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Pakistan-US Science and Technology Cooperation Program
Phase 5 (2012 Deadline)

Collaborative Research for Genetic Conservation and Improvement of Pakistani Goats

James M. Reecy, Iowa State University
Muhammad Moaeen-ud-Din, PMAS-Arid Agriculture University

Project Overview

Landless and small land holders in Pakistan, which make up more than 50% of the rural population, depend on small ruminants such as goats to sustain their livelihood. The 36 documented breeds of goat in Pakistan are particularly disease and parasite resistant, and are therefore well adapted to the harsh climate of the country. The main goals of the current study are: to reveal the genetic diversity of all 36 goat breeds of Pakistan; set a platform of molecular breed selection for meat type goat and to develop trained human resources.

Progress Reports

2014: To date all efforts have centered on collecting data on physical characteristics and DNA from at least 40 goats per breed within Pakistan. In addition, Drs. Reecy and Moaeen-ud-Din have developed links with the AdaptMap project, an international effort to evaluate domestication of goat breeds, genetic diversity, and to disentangle the genetics of adaptation around the world. As such, they will contribute all genotype and phenotype data collected in Pakistan and genotyped at Iowa State University to the AdaptMap project.

Graduate and undergraduate students have been recruited to take part in this project, including three Pakistani PhD students. It is expected that Dr. Moaeen-id-Din and his students will visit Iowa State University for analysis training of genotype to phenotype data. Within that time, statistical analysis of the genotype/phenotype data will be initiated.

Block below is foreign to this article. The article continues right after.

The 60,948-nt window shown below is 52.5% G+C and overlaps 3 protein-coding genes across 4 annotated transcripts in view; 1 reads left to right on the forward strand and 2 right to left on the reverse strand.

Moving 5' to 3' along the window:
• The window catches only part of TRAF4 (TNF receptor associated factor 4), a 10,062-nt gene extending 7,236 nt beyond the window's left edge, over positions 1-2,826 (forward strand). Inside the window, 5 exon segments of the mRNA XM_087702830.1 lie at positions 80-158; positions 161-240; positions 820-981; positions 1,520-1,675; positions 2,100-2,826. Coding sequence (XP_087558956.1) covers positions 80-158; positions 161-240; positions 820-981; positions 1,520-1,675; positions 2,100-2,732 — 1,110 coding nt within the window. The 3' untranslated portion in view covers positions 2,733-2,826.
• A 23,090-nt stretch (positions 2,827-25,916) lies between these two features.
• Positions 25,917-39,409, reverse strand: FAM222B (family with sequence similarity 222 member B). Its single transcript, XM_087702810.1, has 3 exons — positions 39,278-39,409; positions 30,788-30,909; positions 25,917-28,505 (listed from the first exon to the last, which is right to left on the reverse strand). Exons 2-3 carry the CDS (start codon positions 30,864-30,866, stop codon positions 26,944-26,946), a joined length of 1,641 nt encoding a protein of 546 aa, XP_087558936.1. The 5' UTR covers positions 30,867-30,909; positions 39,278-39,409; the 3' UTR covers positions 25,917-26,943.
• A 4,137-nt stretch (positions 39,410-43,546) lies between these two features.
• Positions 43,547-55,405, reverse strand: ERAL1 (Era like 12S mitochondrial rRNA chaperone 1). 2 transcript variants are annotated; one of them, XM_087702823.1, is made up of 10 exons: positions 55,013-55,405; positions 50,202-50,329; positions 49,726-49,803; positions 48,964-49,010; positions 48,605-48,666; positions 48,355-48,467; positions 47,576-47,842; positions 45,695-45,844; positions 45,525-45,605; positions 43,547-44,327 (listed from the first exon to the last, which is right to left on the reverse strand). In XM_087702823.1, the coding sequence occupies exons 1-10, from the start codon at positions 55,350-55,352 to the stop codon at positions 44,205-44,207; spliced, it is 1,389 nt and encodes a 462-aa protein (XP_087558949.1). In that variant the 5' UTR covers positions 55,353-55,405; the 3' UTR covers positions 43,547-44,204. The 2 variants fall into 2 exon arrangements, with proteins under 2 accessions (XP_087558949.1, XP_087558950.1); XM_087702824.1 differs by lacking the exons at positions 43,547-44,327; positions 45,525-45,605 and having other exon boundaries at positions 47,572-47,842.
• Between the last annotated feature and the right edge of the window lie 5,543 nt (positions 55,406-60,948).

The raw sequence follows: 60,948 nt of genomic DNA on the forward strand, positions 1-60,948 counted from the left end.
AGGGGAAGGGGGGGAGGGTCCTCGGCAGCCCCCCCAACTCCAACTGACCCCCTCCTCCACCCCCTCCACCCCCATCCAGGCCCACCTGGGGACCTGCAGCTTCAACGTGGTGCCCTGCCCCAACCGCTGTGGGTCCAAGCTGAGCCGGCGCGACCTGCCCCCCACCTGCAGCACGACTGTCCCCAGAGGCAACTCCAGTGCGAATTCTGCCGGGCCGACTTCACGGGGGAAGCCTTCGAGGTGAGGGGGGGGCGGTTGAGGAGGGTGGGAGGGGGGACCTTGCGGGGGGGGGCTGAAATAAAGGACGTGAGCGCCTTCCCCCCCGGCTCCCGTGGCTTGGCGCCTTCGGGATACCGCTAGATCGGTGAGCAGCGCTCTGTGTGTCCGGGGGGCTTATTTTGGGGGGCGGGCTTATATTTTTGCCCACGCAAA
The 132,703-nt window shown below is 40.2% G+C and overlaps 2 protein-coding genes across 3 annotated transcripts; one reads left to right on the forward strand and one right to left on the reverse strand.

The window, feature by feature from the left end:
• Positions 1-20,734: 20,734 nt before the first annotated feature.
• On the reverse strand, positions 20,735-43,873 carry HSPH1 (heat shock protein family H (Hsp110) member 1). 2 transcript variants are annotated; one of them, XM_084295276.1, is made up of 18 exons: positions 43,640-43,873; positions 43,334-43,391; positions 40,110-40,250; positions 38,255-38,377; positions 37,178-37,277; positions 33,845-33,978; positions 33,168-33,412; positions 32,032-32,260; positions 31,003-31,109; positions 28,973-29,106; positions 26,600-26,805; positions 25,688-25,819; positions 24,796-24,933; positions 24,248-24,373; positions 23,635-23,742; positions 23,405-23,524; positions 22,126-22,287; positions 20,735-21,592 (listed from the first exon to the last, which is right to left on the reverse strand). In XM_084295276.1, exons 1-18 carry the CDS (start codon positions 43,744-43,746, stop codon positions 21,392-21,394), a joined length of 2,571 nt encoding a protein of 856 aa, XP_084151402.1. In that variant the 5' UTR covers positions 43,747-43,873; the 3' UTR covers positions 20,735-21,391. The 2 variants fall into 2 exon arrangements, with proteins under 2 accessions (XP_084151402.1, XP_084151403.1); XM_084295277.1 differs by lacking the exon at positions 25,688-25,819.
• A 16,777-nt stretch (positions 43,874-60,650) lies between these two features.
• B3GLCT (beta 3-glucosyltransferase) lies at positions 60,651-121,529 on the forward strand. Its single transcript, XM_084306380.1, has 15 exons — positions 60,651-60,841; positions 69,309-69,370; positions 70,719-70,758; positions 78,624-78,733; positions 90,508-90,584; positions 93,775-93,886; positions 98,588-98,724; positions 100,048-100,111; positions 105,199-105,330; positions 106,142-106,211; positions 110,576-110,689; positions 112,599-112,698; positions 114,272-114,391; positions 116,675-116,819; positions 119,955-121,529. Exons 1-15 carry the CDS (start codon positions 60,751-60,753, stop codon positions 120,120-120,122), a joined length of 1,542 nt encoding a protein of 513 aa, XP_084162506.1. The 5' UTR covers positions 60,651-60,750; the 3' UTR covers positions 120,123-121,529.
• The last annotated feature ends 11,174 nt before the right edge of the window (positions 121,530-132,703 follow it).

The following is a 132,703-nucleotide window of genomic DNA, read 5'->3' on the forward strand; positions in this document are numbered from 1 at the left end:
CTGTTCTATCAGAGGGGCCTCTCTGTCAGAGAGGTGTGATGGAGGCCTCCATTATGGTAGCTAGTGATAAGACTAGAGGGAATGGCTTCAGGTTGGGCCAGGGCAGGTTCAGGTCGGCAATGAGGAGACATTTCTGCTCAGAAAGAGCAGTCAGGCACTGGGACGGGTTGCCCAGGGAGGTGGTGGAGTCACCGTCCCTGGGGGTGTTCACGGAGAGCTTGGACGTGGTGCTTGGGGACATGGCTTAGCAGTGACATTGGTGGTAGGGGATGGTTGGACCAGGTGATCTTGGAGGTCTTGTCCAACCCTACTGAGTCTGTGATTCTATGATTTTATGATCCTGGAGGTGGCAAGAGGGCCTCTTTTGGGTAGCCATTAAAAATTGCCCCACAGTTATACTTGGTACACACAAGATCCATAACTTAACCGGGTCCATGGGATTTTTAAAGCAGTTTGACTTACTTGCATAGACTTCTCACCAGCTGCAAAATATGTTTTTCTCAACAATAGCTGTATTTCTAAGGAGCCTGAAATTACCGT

2015:In phase one of the project, the team has undertaken a characterization of the genetic diversity analysis of Pakistani goat breeds. Genotype and phenotype information has been collected on 22 Pakistani goat breeds. There is tremendous diversity within Pakistan. The teams have implemented a capacity building program within this project to train post-graduate students and faculty in modern principals of animal breeding and genetics and genomics. A molecular biology Lab has been set up at PMAS-Arid Agriculture University, Rawalpindi.

2016:Pakistan is an agriculture country and livestock contributes more to the national GDP than cash crops. Furthermore, poor landless or small land holders, which comprise more than 50% of the rural population, intimately depend on small ruminants to sustain their livelihood. This project is designed to characterize the genetic diversity within and between goat breeds present in Pakistan. Phenotypic and genotypic characteristics of Pakistani goat breeds have been collected. Results of this project have demonstrated that there is tremendous genetic diversity both within and between goat breeds within Pakistan. Furthermore, the genetic diversity of Pakistani breeds is greater than other breeds throughout the world. The second phase of the project has been initiated on the genomic selection of Beetal goats. It is expected that at the end of this phase that it will be possible to begin selecting genetically superior Beetal goats based on their genotype. Taken together, this project will have a positive impact on goat production in Pakistan.

2017:This project was designed to evaluate genetic differences between different breeds of goat in Pakistan. We sought to evaluate how similar or dissimilar Pakistani goat breeds were from one another. Genotype and phenotype data was collected from Pakistani goat breeds and analyzed to determine how closely related different breeds are. In addition, phenotype and genotype data were collected to identify regions of the genome that are responsible for variation in different traits, e.g. ear length, coat color, or horn shape. Furthermore, we collected data to identify regions of the genome that are responsible for variation in different traits. Recently, we were notified that our manuscript, where we describe the identification of the KITLG gene as a candidate gene for the ROAN phenotype in goats, was accepted for publication. We continue to analyze the genotype and phenotype data in order to identify regions of the genome that are associated with variation in traits. We expect to continue to identify genetic variation that can account for variation in phenotype.

The population data generated in this project has become part of the AdaptMap project. The goal of this project is to evaluate genetic diversity of goats worldwide. Interestingly, Pakistani goats are among the most genetically diverse breed in the world.